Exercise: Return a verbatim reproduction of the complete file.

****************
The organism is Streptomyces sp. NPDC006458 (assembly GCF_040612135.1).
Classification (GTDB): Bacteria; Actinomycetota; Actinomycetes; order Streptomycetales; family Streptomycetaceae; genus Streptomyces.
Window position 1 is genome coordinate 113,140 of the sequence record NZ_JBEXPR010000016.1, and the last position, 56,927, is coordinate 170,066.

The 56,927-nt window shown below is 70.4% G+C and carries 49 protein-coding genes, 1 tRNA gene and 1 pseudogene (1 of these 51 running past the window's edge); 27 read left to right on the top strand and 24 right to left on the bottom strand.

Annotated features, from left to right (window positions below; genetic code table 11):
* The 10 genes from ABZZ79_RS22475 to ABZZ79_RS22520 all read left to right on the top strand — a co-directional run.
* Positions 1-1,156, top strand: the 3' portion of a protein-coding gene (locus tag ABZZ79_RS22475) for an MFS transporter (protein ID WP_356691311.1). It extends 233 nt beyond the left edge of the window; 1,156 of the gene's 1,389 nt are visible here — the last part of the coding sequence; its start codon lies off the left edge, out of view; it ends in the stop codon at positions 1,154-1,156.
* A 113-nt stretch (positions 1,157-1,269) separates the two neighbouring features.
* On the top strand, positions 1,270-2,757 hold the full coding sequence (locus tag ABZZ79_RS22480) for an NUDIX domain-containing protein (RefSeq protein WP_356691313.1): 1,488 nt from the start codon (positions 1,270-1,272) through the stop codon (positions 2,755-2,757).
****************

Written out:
The organism is Streptomyces sp. NPDC006458 (assembly GCF_040612135.1).
Classification (GTDB): Bacteria; Actinomycetota; Actinomycetes; order Streptomycetales; family Streptomycetaceae; genus Streptomyces.
Window position 1 is genome coordinate 113,140 of the sequence record NZ_JBEXPR010000016.1, and the last position, 56,927, is coordinate 170,066.

The 56,927-nt window shown below is 70.4% G+C and carries 49 protein-coding genes, 1 tRNA gene and 1 pseudogene (1 of these 51 running past the window's edge); 27 read left to right on the top strand and 24 right to left on the bottom strand.

Annotated features, from left to right (window positions below; genetic code table 11):
* The 10 genes from ABZZ79_RS22475 to ABZZ79_RS22520 all read left to right on the top strand — a co-directional run.
* Positions 1-1,156, top strand: the 3' portion of a protein-coding gene (locus tag ABZZ79_RS22475) for an MFS transporter (protein ID WP_356691311.1). It extends 233 nt beyond the left edge of the window; 1,156 of the gene's 1,389 nt are visible here — the last part of the coding sequence; its start codon lies off the left edge, out of view; it ends in the stop codon at positions 1,154-1,156.
* A 113-nt stretch (positions 1,157-1,269) separates the two neighbouring features.
* On the top strand, positions 1,270-2,757 hold the full coding sequence (locus tag ABZZ79_RS22480) for an NUDIX domain-containing protein (RefSeq protein WP_356691313.1): 1,488 nt from the start codon (positions 1,270-1,272) through the stop codon (positions 2,755-2,757).